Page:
Sudanese military and protesters sign power-sharing deal
Agreement dismissed as not fit for purpose by some pro-democracy protesters
Sudanese deputy chief of the ruling miliary council Mohamed Hamdan Dagalo (R) and protest movement Alliance for Freedom and Changes leader Ahmad al-Rabiah shake hands after signing an agreement before African Union and Ethiopian mediators in Khartoum early on July 17th, 2019. Photograph: Ebrahim Hamid/AFP/Getty Images
Sudan’s opposition leaders and military council have signed a political accord committing them to share power, but some of the country’s pro-democracy protesters say it’s not fit for purpose.
Mohamed Hamdan “Hemeti” Dagolo, the deputy head of Sudan’s ruling military council, said signing the agreement after all-night talks was a “historic” moment.
Details are to be debated on Friday, but it is expected the military and opposition leaders will agree to share control of Sudan’s sovereign council, a governing body, for the next three years, ahead of elections.
The council would be made of five military representatives, five civilians from a coalition of protest groups, and a sixth civilian to be chosen by the other ten council members. The ministers of defence and interior would still be appointed by the military, which owuld also lead the council for the first 21 months.
The latest announcement comes after lengthy protests, which started late last year.
Long-time dictator Omar al-Bashir was ousted in April, with the military seizing power. However, Sudanese civilians resisted calls to leave the streets, saying the revolution wasn’t over until the remainder of Mr Bashir’s regime was gone.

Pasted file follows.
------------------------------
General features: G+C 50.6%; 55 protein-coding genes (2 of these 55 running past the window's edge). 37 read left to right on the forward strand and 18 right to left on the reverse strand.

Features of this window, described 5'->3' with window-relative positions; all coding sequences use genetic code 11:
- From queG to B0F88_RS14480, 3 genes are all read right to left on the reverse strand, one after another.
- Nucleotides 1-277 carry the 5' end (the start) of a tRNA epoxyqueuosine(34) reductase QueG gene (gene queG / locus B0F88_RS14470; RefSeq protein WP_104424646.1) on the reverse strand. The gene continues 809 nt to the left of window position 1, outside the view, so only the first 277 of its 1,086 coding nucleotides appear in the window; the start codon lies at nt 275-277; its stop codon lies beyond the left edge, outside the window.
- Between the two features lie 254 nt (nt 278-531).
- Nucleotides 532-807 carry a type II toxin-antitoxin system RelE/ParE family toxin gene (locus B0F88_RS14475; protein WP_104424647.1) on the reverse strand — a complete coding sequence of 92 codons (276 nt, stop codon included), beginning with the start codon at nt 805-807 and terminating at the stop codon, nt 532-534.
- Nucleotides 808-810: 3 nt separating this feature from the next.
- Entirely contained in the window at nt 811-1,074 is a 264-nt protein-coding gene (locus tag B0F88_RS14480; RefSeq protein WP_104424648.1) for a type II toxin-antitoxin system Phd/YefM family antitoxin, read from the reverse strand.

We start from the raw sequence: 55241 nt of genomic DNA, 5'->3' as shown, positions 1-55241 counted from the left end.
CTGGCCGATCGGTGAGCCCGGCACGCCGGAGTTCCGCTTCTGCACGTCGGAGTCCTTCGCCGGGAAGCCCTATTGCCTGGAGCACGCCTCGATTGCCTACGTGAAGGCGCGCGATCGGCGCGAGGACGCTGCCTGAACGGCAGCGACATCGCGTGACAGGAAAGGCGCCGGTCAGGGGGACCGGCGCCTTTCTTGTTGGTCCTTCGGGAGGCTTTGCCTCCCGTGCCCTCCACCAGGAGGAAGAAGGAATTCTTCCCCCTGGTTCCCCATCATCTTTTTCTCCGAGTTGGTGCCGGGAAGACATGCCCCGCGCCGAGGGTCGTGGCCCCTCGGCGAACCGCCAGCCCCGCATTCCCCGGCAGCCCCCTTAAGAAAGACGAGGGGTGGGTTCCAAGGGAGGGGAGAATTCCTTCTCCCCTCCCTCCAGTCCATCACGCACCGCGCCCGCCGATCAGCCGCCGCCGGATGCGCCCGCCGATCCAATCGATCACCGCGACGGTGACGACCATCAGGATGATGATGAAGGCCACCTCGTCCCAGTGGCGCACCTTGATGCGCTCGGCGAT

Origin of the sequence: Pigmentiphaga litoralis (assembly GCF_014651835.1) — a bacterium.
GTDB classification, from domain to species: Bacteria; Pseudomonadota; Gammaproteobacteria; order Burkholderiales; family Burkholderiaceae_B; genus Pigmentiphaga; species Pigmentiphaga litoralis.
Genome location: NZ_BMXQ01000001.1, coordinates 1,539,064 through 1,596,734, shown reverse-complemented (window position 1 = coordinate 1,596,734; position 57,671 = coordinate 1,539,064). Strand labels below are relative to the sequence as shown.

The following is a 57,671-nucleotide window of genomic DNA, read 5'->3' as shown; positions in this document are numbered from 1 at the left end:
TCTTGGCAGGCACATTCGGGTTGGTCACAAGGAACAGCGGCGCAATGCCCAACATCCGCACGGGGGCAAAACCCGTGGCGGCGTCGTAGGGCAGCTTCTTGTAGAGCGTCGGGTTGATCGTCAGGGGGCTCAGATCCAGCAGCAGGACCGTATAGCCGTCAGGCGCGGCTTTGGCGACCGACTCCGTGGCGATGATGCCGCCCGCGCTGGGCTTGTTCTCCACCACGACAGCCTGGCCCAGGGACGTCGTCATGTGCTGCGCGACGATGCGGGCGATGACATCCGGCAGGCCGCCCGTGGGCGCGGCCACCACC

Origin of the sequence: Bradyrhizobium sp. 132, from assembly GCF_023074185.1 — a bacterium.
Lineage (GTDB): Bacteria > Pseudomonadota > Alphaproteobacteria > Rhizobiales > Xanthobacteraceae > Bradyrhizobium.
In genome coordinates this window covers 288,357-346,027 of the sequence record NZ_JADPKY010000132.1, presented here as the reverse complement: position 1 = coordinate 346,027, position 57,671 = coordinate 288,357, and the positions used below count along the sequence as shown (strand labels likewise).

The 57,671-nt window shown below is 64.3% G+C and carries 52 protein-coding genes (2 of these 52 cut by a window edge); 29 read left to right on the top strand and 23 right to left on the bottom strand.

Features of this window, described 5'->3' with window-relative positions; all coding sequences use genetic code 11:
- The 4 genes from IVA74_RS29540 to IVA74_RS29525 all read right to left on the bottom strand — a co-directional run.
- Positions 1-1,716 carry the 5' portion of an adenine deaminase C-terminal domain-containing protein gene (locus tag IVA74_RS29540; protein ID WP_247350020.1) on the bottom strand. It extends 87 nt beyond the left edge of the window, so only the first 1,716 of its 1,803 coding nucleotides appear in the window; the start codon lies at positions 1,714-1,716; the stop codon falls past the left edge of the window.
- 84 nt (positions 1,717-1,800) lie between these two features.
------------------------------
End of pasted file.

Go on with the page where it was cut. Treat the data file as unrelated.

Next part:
Protestes say that on June 3rd more than 120 people were killed when a mass “sit-in” was brutally dispersed in capital city Khartoum. The military puts the death toll at 61, including three security men.
For more than a month after the brutal dispersement, the internet was shut down across the country, preventing survivors from sharing evidence of what had happened.
Muzan Alneel, a Khartoum-based activist who has been involved in the protests since the beginning, said the latest agreement was highly flawed. “It seems to me that the mediators just wanted something signed even if it is missing critical points, with no regard to how it negatively affects the near future of Sudan, ” she told The Irish Times.
Missing from the deal, for example, was any agreement around how parliament would work, while the Sudanese security apparatus was being charged with reforming itself with no say from the civilian government. “It’s obvious that it cannot be called a civilian government if it has no control over its security forces,” she said. “This is a military government with civilian garnishment.”
The 33-year-old also complained the agreement was never presented to the general public officially, saying there was a growing disconnect between opposition leaders and those they were claiming to represent, leading to confusion among Sudan’s civilians, who had sacrificed a lot to get this far.
“A lot of work was put to hiding it from the public actually,” Ms Alneel said. “This is an insult to the Sudanese public who marched and died on the streets for this revolution.”
Like many other Sudanese citizens, Ms Alneel was detained by security forces for her involvement in the protests. Other protesters who were also held said they experienced torture and sexual violence.
“It’s shameful, [it] does not serve any of the goals of the Sudanese revolution, and it enforces military ruling rather than ending it,” Ms Alneel said.